It’s National Cupcake Week, I’m not really sure what that means, other than lots of businesses and bloggers are baking cupcakes and promoting them all over the internet and social media. So I thought I would jump on the bandwagon and take the opportunity to use up a glut of beetroot and to practice my piping / cake decorating skills. I’d seen recipes for chocolate and beetroot as a combination before, but opinions seemed to be mixed as to whether it worked and how much of the beetroot you could actually taste.
I was sceptical, I’ve heard of carrot, courgette, squash, pumpkin and even parsnip cake, but beetroot was something I’d always wanted to try. So after making this batch and decorating them, I am pleased to report that they’re actually quite nice.
I got the recipe for the beetroot and chocolate cupcakes from the food blogger Kate Hackworthy over at Veggie Desserts, I amended the decoration, opting for a chocolate swiss buttercream icing and white chocolate shavings. To make this recipe you need cooked beetroot, you can either buy the vacuum packed beetroot available at the supermarket, or boil your own beetroot until tender and then leave it to cool before peeling it.
The beetroot is pureed and mixed with a basic sponge mixed, to which flour and cocoa powder is added. These are then baked for 25mins and left to cool. The recipe yields 12 quite substantial cupcakes. You could probably make 15 slightly smaller cupcakes, which would be easier to ice, as mine were quite domed by the time I had cooked them.
I left these to cool and set about making my decorations. I decided that for a cake so virtuous (it has got vegetables in it), it needed a truly decadent icing, This is why I chose Dan Lepard’s Chocolate Swiss Buttercream Icing, from his book Short and Sweet.
Swiss buttercream is made by heating egg whites and sugar in a bowl over a pan of simmering water, until the sugar has dissolved and the egg whites have become frothy. To test when the mix is hot enough, you can either check it with a thermometer and heat it to around 65-71ºC, or you can rub a little of the mixture between your fingers to check that the sugar has dissolved.
The egg whites and sugar are then added to a food mixer and whisked until light, fluffy and stiff, into this some melted chocolate is added and fully mixed, before small cubes of butter are mixed in. This is quite an easy icing to make, however it can be temperamental. It is very important that the meringue is very stiff before the butter or any flavourings are added as this will set the consistency of the buttercream. If the mix is too warm, it will be runny, to combat this, place the buttercream in the fridge for 10mins or so and then whisk it again until stiff and fluffy.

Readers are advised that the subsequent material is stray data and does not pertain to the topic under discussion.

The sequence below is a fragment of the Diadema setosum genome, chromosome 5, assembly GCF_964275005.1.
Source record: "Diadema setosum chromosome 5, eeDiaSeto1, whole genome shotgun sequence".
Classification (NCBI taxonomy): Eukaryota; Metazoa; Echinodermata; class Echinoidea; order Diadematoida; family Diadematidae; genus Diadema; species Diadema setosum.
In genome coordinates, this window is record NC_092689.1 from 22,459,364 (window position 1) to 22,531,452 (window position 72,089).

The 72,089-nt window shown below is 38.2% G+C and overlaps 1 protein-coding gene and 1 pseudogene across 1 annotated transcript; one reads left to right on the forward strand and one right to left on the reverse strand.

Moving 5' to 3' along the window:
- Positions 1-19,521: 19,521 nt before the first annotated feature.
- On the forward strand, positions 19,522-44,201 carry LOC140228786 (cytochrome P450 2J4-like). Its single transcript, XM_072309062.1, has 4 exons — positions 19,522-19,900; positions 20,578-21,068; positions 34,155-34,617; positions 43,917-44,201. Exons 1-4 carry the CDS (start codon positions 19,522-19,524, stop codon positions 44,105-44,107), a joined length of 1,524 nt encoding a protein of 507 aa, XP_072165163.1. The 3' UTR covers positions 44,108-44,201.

If the mixture is grainy, the butter is too cold, heat the mix in the microwave for a few seconds and then whisk again. This buttercream does not necessarily need refrigerating, however if it’s a really hot day, you may want to refrigerate the iced cakes so that the buttercream does not melt.
Unused buttercream can be kept in the fridge for about a week. To use it, bring it up to room temperature, give it a whisk and then use it as normal. The buttercream can also be frozen, thaw it overnight in the fridge and then follow the same process to use it.
To finish, I spread some melted white chocolate on a piece of acetate, I then let the chocolate set and used a sharp knife to scrape shavings of chocolate. Alternatively you can buy a bar of white chocolate and then scrape a knife along the flat reverse side of the bar to get the same effect.
Here are the finished Chocolate and Beetroot Cupcakes along with the recipe for the buttercream icing.
CHOCOLATE SWISS MERINGUE BUTTERCREAM ICING
- 4 Egg Whites 125g
- 225 g Sugar
- 175 g Unsalted Butter Room Temperature
- 150 g Melted Chocolate Dark at least 50%
- Place the egg whites and sugar in the stainless steel bowl of your food mixer and stir over a pan of water (making sure the base of the bowl does not touch the water) at a moderate heat until the mixture is hot and the sugar dissolved (around 65C). The sugar and heat kill off any bacteria and effectively sterilise the mixture.
- Then attach it to your food mixer and whisk for about 5 minutes until very thick, holding its shape and cooled.
- Melt the chocolate (either in the microwave or over a pan of water) and allow it to cool a little. Add this to the meringue and beat it in, until fully mixed.
- Beat the butter into the meringue in small cubes. Stop whisking when the butter is thoroughly mixed through and the mixture has thickened.
- If it starts to look coarse and rough, then warm it slightly in the microwave and beat it again until creamy.
- If the cream is too runny, chill it for a few minutes and then beat it again to thicken.
I have to admit I used to think cupcakes were a bit gimmicky and I couldn’t really understand the need for cupcake shops that I’d seen popping up in places, as I don’t think I’ve ever bought a cupcake. After making these and the carrot and chocolate chip cakes, I’ve been converted to the idea that there are some quite tasty cupcakes out there.
Do you like cupcakes? Or do you think they’ve had their day?
Also don’t forget to enter my giveaway to win a set of Salter Kitchen Scales and some Lurpak vouchers. This is for UK residents only and the closing date is midnight 30th September 2014.
Thanks for reading.